How Work Has Changed

Yesterday was Labor Day, and I labored. But it was the kind of labor I like. I got up in the morning, drank a cup of coffee, watched 30 minutes of SportsCenter, and then drove to the office. Because it was a paid holiday, no one was there. It was glorious. Quiet. Peaceful. I spread out my work on the conference room table and immersed myself in various projects without interruption.

As I dove into this one web project, I started sending off email messages to various collaborators – our web developer, our chief medical writer, and the client, in particular. The four of us exchanged email messages for a good part of the day and made significant progress. It was a very productive day.

As I was driving home I reflected on the day. I had worked seamlessly with our web developer in Wisconsin (Sean), our chief medical writer in Maine (Roxanne), and our client in Portland, Oregon. And I was in my office in Chapel Hill, North Carolina.  Today, that is my work life in a nutshell. Often I am the one on the road, working from hotels, airports and client facilities – reaching out to my team in North Carolina, Wisconsin, Florida and Maine, among other places. And, of course, we now have an office in Boston and have added that to the mix.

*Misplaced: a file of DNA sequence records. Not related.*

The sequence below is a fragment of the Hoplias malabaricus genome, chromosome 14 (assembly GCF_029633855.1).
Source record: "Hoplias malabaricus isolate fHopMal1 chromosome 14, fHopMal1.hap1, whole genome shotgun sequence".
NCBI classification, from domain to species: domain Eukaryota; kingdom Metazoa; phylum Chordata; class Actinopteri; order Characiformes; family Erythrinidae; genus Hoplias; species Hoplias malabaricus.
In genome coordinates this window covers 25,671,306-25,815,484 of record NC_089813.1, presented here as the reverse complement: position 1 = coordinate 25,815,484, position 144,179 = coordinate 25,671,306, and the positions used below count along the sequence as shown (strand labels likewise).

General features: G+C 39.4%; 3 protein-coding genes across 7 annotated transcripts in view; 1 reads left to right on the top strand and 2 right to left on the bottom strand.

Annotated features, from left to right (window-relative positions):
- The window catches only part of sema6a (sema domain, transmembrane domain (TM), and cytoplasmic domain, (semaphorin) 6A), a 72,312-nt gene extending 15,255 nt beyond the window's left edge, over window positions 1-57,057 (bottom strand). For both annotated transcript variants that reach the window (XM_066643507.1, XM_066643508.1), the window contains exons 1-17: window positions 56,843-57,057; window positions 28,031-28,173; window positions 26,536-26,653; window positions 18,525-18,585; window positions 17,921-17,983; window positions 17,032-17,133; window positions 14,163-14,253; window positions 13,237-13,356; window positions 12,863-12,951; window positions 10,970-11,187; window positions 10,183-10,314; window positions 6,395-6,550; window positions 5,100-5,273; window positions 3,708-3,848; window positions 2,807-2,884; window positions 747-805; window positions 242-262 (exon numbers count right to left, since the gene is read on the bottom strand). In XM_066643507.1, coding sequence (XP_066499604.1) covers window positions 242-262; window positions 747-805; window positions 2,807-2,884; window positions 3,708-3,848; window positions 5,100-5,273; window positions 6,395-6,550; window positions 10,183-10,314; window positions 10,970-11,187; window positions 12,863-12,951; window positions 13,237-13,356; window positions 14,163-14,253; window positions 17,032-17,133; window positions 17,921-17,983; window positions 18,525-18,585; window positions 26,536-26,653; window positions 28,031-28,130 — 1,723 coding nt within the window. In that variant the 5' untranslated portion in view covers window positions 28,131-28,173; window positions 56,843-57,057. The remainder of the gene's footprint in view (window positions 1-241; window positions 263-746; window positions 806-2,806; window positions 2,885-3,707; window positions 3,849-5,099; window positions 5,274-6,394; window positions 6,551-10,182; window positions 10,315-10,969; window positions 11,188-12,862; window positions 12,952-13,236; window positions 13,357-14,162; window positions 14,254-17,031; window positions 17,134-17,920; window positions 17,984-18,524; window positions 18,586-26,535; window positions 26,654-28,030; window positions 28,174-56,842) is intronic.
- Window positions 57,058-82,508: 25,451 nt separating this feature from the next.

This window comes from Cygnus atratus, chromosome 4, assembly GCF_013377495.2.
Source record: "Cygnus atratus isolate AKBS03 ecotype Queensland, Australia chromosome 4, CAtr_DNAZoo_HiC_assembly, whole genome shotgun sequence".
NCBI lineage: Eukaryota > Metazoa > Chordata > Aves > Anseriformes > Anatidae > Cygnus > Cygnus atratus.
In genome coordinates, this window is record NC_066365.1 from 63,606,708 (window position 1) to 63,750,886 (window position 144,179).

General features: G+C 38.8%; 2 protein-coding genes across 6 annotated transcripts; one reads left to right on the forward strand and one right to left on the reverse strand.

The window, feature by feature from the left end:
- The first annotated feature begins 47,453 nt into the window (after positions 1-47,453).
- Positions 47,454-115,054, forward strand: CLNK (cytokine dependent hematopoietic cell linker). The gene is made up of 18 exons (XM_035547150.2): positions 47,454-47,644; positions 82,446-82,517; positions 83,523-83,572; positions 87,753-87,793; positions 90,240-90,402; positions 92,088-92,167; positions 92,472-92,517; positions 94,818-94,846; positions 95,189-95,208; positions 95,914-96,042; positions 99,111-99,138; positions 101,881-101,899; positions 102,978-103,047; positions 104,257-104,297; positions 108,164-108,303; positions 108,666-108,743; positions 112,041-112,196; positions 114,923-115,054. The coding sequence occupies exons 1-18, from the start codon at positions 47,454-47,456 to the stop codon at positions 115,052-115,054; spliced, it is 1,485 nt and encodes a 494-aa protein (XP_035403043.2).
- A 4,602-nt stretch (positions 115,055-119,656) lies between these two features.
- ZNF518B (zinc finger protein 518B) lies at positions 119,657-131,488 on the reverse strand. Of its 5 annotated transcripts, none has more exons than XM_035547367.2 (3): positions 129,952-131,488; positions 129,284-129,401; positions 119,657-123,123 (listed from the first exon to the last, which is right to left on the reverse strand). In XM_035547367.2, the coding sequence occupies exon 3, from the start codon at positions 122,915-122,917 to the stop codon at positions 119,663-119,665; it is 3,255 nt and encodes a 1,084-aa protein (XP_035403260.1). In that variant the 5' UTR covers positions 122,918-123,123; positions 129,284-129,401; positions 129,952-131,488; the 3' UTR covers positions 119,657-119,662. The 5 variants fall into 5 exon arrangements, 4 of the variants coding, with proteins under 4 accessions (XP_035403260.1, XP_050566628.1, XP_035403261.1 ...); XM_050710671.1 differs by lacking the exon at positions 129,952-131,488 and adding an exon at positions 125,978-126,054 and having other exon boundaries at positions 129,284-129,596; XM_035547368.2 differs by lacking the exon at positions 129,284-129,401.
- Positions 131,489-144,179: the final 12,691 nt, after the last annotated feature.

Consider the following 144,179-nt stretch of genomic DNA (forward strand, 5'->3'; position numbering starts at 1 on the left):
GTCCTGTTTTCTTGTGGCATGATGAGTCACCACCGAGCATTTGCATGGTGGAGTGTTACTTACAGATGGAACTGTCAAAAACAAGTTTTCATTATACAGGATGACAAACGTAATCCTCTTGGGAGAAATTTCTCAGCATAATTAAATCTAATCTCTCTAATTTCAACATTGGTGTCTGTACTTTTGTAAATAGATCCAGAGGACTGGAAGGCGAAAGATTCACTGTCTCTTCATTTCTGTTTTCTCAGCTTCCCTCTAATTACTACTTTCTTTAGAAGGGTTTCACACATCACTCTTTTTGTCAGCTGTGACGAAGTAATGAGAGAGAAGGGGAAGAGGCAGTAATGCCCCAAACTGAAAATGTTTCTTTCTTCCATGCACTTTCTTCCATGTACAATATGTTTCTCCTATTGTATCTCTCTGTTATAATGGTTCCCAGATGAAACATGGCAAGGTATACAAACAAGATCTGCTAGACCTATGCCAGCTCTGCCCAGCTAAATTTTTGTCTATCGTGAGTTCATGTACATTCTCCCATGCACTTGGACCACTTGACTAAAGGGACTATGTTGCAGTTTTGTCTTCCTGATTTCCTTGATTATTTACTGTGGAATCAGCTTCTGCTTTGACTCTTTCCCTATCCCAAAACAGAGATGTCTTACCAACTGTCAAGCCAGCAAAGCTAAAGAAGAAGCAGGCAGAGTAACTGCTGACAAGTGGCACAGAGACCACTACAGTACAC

I love the idea of growing our business by adding exceptional professionals to our team who aren’t based in Chapel Hill. They can be anywhere. There are no limits.

In the next several years, after our daughter finishes high school, my wife and I hope to move to the location of our choice. It could be someplace coastal – or it could be in the mountains of North Carolina or Virginia. We’ve talked about a number of options. Whatever the case, it is good to know that wherever we go, as long as it has an airport and Internet access, I can continue doing my job seamlessly. From my perspective, this is progress.


2 comments on “How Work Has Changed

  1. Yes that’s for sure it’s a no brainer to go in on a paid holiday! My dilemma is just like it was when I graduated from nursing school in 1995 and a shortage did not exist and therefor, no job to be found. This time in my life, I have 20 years of experience and I have gone back to graduate school twice; one degree completed and tell other next year. I recently had to take an exam issued by a large EHR company to be eligble for hire and the exam was a complete flop! So once again I’m faced with an exam to determine my ability to be able to work for a company. It is a hard pill to swallow knowing that there is no exam that can acquire the experience a person has gained working over 20 years.
    I don’t know what my next move will be. I just know that I need to find a job soon before I am out on the street!
    These are my own opinions, not the Health Marketer.

    • Thanks Kesha. I know several people in situations similar to yours. Hang in there! I wish you well.

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